...The “Unconstitutionality Index” is the ratio of regulations issued by agencies compared to legislation passed by Congress and signed into law by the president. The ratio stood at 51 for 2013. That means there were 72 new laws and 3,659 new rules – 51 rules for every law, or a new rule every 2 ½ hours.
...Regulatory costs amount to an average of $14,974 per household – 23 percent of the average household income of $65,596 and 29 percent of the expenditure budget of $51,442. This exceeds every item in the household budget except housing – more than health care, food, transportation, entertainment, apparel, services, and savings. Some 63 departments, agencies and commissions have regulations in the pipeline.
...The 2013 Federal Register contains 79,311 pages, the fourth highest ever. The top two all-time totals are 81,405 pages in 2010 and 81,247 in 2011, both under Obama.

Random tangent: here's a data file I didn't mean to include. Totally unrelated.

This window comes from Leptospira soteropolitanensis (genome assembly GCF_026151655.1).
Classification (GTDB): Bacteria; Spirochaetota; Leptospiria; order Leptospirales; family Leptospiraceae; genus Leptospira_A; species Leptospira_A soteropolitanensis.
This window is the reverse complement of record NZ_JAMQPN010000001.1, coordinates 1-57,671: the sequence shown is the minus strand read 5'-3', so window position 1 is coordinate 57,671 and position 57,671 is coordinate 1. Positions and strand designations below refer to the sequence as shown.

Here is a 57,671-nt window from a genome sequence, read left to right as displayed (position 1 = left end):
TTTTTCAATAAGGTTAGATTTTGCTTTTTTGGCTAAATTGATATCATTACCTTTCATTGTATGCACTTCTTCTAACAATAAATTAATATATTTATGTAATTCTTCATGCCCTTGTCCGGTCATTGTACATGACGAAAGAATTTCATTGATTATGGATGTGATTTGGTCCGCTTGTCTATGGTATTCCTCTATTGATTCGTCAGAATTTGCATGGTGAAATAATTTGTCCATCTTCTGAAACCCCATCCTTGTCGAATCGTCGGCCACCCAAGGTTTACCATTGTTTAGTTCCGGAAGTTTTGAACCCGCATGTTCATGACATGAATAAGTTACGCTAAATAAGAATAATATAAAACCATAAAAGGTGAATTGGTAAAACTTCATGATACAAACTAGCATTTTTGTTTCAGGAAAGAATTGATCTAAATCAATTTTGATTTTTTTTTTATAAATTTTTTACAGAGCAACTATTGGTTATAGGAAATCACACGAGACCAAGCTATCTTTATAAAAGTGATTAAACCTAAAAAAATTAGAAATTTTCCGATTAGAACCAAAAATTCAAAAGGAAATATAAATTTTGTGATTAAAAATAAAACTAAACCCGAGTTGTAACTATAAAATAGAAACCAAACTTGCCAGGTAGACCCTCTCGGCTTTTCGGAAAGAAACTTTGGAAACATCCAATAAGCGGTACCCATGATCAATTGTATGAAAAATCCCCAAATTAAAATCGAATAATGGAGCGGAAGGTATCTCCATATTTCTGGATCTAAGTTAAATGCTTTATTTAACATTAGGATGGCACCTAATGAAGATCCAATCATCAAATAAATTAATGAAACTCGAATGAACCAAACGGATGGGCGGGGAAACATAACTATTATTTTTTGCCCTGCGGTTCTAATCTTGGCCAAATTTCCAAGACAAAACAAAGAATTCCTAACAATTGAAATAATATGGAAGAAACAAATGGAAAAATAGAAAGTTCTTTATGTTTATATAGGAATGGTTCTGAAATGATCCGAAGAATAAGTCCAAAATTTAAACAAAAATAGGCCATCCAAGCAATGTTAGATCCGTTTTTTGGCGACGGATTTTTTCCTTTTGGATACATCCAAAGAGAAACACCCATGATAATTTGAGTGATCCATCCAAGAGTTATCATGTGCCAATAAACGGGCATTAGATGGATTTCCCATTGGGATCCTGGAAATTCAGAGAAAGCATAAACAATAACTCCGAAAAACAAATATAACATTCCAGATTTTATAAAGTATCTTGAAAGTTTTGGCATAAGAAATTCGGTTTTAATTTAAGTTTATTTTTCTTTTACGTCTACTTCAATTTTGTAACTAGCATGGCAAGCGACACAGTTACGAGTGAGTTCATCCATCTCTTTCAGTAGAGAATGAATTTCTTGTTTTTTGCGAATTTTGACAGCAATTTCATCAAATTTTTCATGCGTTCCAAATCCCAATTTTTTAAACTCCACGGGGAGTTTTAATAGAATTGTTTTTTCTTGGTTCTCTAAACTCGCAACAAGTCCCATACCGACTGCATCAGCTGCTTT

...The top six federal rule making agencies account for 49.3 percent of all federal rules. In 2013, these were the Departments of the Treasury, Commerce, Interior, Health and Human Services, and Transportation and the Environmental Protection Agency.
...Small businesses pay more in per-employee regulatory costs. Firms with fewer than 20 employees pay an average of $10,585 per employee, compared to $7,755 for those with 500 or more employees.”
In short, the monetary costs of regulations as calculated by CEI above probably don’t even come close to representing the actual costs in terms of lost opportunities, knowledge that has never been gained, and consumer satisfactions that will never be attained as a consequence. The statement that regulatory costs devour 29% of all household income is sobering enough as it is, but it cannot possibly convey how much economic progress has already been forever lost due to regulations.
I sure hope people are getting their money's worth. It is probably "unemployment" though.